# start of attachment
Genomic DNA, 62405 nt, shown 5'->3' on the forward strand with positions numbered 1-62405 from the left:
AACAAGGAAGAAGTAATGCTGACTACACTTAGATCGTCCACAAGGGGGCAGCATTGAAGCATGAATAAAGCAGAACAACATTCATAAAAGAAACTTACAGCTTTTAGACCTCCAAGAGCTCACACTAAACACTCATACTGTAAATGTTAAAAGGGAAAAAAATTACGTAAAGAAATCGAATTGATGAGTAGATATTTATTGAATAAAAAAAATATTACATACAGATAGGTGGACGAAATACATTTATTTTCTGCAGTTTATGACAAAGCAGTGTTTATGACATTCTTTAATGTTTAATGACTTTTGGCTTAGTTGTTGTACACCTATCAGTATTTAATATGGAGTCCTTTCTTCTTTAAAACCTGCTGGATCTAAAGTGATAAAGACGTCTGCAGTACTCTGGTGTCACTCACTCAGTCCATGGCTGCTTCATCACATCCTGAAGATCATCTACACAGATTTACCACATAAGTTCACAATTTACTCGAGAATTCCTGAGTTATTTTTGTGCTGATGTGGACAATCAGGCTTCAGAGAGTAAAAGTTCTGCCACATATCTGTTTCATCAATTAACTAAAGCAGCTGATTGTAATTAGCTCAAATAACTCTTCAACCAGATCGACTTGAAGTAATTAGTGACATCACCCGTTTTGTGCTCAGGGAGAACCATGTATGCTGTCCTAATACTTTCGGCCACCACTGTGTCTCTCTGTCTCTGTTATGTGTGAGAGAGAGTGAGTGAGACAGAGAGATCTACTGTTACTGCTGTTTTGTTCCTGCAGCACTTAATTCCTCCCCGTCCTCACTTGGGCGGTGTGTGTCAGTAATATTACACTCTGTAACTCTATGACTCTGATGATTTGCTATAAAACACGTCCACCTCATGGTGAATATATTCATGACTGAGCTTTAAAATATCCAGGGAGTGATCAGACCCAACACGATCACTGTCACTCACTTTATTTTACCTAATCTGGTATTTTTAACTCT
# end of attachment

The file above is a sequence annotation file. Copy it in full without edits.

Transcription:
Genomic DNA, 62405 nt, shown 5'->3' on the forward strand with positions numbered 1-62405 from the left:
AACAAGGAAGAAGTAATGCTGACTACACTTAGATCGTCCACAAGGGGGCAGCATTGAAGCATGAATAAAGCAGAACAACATTCATAAAAGAAACTTACAGCTTTTAGACCTCCAAGAGCTCACACTAAACACTCATACTGTAAATGTTAAAAGGGAAAAAAATTACGTAAAGAAATCGAATTGATGAGTAGATATTTATTGAATAAAAAAAATATTACATACAGATAGGTGGACGAAATACATTTATTTTCTGCAGTTTATGACAAAGCAGTGTTTATGACATTCTTTAATGTTTAATGACTTTTGGCTTAGTTGTTGTACACCTATCAGTATTTAATATGGAGTCCTTTCTTCTTTAAAACCTGCTGGATCTAAAGTGATAAAGACGTCTGCAGTACTCTGGTGTCACTCACTCAGTCCATGGCTGCTTCATCACATCCTGAAGATCATCTACACAGATTTACCACATAAGTTCACAATTTACTCGAGAATTCCTGAGTTATTTTTGTGCTGATGTGGACAATCAGGCTTCAGAGAGTAAAAGTTCTGCCACATATCTGTTTCATCAATTAACTAAAGCAGCTGATTGTAATTAGCTCAAATAACTCTTCAACCAGATCGACTTGAAGTAATTAGTGACATCACCCGTTTTGTGCTCAGGGAGAACCATGTATGCTGTCCTAATACTTTCGGCCACCACTGTGTCTCTCTGTCTCTGTTATGTGTGAGAGAGAGTGAGTGAGACAGAGAGATCTACTGTTACTGCTGTTTTGTTCCTGCAGCACTTAATTCCTCCCCGTCCTCACTTGGGCGGTGTGTGTCAGTAATATTACACTCTGTAACTCTATGACTCTGATGATTTGCTATAAAACACGTCCACCTCATGGTGAATATATTCATGACTGAGCTTTAAAATATCCAGGGAGTGATCAGACCCAACACGATCACTGTCACTCACTTTATTTTACCTAATCTGGTATTTTTAACTCT